Sunday, August 17, 2008

The Open Ice Hits Olympics: Synchronized Diving

I've kind of had a vague idea about what I wanted to do in terms of a post for this sport for a while.

Let's take a look at the total points accumulated by teams in the NW Division since the lockout:

2005-6: 469
2006-7: 471
2007-8: 463

Now, why am I looking at this? The consensus amongst many media sources and hockey experts is that the NW (qualitatively, at least) is no longer as hard to play against than it used to be.

From this, there is a distinct dropoff last year, though it's hardly so big that it's really statistically significant.

What is interesting is that the gap between the lowest number of points earned in the division and the highest has narrowed noticeably. Significantly, even.

2005-6: Calgary, 103 pts; Minnesota, 84 pts
2006-7: Vancouver, 104 pts; Edmonton, 71 pts
2007-8: Minnesota, 98 pts; Edmonton/Vancouver; 88 pts

Why do I find this interesting? What the pundits have termed the "fall of the NW" seems to be caused not by the weaker teams in the divison getting weaker; if anything, Edmonton drastically improved over the offseason last year (they could hardly have been worse than how they finished the season in 2007).

What we saw was that play in the division became more even. While arguably, the best teams in the division weren't quite as stellar as they had been in the past; the worst teams were not nearly so bad as they had been in years previous.

I am willing to accept Edmonton's performance in 2006-7 as a bit of an outlier, given their performance after the trade deadline. Without that, the next-lowest placing team would have been Colorado with 95 points, which puts the four teams in the NW (besides Edmonton) within 10 points of each other.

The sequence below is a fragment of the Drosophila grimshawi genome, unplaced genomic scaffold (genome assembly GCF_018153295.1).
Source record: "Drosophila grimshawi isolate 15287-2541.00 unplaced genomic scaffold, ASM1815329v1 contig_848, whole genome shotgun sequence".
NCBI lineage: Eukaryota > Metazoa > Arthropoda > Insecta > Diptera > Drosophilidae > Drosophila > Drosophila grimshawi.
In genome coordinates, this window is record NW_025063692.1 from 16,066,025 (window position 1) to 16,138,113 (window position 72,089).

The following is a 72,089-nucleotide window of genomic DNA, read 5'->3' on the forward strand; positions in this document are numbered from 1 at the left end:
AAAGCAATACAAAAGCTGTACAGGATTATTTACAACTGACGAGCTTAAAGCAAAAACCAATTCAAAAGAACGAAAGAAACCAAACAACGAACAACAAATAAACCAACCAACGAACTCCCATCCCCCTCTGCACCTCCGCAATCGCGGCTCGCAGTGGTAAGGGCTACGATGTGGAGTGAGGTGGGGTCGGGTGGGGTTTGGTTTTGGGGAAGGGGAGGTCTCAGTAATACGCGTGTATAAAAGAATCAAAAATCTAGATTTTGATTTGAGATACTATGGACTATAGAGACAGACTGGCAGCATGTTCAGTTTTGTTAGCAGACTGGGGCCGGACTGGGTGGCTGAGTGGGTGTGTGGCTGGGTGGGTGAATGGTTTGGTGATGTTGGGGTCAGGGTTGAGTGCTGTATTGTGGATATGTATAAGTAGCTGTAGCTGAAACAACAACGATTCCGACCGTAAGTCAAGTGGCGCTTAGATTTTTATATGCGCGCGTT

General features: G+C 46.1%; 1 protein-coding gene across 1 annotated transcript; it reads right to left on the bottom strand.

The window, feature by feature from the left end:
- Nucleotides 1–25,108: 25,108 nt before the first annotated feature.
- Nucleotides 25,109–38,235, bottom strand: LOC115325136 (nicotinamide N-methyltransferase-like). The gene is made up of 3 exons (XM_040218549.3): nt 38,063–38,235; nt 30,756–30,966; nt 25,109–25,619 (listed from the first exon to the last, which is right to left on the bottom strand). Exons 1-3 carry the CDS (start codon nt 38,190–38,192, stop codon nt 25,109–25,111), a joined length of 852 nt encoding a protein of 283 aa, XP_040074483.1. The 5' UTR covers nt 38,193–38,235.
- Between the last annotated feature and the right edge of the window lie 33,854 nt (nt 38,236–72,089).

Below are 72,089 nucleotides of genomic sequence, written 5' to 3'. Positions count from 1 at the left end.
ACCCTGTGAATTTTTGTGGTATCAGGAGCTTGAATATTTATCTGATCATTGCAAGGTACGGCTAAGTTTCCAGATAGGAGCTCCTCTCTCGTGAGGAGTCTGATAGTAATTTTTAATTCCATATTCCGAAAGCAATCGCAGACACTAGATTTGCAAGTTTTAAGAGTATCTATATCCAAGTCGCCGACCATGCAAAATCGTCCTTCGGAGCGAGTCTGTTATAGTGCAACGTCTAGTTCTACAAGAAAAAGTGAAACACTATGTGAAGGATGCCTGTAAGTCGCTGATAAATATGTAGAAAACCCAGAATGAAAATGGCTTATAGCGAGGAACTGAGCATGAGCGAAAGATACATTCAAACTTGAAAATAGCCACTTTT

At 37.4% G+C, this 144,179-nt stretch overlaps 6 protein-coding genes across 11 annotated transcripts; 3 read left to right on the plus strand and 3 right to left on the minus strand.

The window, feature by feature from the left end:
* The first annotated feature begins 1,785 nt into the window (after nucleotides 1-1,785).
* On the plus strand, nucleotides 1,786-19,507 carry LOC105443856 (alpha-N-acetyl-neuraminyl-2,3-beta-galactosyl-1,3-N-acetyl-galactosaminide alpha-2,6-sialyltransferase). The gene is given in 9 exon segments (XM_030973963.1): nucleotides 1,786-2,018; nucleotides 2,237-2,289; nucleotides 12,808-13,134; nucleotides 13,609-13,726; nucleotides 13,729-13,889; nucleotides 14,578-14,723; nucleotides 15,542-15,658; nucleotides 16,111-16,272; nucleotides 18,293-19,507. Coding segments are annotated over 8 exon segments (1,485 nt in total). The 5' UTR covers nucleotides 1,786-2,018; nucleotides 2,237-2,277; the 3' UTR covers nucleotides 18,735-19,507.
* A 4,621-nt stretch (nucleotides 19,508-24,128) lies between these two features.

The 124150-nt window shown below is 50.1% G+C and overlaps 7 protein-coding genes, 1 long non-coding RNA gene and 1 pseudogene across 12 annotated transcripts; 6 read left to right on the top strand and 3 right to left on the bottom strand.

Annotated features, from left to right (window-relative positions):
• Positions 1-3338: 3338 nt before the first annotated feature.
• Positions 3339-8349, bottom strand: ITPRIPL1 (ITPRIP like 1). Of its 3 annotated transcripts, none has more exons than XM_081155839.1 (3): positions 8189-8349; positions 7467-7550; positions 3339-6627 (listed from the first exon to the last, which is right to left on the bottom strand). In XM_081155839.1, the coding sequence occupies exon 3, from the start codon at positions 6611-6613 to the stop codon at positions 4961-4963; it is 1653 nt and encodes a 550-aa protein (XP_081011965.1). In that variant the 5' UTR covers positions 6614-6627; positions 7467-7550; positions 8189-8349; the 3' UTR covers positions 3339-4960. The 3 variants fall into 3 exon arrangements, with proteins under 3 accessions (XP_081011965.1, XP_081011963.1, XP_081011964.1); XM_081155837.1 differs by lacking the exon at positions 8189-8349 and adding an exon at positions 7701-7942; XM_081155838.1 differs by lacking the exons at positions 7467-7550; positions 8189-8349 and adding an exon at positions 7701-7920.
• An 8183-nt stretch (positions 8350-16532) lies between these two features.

Perhaps last season, it is possible to say that the NW wasn't as tough as the year before, but it certainly (from numbers only, at least) isn't possibly to confidently state that it wasn't as tough as it usually was.

And looking ahead? I don't expect the NW division to produce as many points as it once did; quite simply the other two division in the conference have changed, and particularly in the case of the Central Division, have become better balanced. I don't believe that it's a case that we've gotten worse; merely that other divisions will be more signifcantly improved.


  1. I think it's a bit of re-alignment of expectations as well. The Flames were considered one of the strongest teams in the league coming out of the lock-out. The last few years have proven that that's not true.

    The steps back by Colorado and Vancouver the last few seasons is hard to ignore as well, though.

  2. Edmonton, too, though their decline became more obvious much faster.

    And arguably the team that's done the best in the last year and a half is Minnesota... and they've never precisely excited or terrified anybody.